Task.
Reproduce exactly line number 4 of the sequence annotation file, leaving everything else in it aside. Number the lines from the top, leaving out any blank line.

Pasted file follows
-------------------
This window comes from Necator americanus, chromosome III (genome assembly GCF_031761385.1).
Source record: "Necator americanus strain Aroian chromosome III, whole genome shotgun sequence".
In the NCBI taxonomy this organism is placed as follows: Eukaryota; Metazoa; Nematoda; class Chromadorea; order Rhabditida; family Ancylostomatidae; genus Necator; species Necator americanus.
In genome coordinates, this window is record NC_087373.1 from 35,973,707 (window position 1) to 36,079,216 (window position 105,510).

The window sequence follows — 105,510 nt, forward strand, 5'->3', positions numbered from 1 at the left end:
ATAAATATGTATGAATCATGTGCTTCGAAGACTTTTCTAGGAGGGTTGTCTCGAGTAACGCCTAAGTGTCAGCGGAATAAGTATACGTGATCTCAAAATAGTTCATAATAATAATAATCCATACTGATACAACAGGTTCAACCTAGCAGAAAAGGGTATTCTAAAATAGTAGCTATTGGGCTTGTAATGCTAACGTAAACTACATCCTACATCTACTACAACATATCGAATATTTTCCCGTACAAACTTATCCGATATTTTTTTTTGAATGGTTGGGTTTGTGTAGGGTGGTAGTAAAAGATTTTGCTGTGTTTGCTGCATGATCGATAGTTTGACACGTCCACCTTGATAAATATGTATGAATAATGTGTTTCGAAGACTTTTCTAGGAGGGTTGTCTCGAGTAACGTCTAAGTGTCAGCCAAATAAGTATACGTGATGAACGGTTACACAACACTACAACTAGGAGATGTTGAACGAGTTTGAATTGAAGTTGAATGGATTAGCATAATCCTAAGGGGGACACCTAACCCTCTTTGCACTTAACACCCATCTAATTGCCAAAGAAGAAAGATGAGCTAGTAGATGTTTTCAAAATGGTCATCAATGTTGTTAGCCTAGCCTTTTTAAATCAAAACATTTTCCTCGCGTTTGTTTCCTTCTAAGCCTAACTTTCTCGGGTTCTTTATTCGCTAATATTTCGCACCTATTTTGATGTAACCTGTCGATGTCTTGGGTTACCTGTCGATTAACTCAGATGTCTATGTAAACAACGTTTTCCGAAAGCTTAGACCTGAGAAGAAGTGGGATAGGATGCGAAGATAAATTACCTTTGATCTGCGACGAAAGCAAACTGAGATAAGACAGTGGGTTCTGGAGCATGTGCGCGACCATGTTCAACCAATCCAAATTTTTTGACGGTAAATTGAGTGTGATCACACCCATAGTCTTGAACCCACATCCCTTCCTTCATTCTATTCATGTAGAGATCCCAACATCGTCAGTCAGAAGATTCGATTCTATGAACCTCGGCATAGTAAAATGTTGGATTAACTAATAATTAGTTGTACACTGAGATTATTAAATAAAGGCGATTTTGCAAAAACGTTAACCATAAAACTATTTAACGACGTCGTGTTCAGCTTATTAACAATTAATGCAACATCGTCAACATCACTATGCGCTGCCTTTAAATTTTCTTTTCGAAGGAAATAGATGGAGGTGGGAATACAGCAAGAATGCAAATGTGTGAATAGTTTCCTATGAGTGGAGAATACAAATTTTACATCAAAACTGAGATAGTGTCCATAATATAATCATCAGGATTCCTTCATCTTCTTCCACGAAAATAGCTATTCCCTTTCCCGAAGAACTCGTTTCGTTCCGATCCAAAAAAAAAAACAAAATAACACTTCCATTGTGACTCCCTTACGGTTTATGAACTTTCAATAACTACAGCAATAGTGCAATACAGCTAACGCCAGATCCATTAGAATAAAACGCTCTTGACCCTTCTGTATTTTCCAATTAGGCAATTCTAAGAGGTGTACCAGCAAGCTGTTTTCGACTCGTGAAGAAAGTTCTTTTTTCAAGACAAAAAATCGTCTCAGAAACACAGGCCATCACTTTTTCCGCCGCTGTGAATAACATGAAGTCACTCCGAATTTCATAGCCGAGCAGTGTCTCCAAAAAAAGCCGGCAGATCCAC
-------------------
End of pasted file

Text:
In genome coordinates, this window is record NC_087373.1 from 35,973,707 (window position 1) to 36,079,216 (window position 105,510).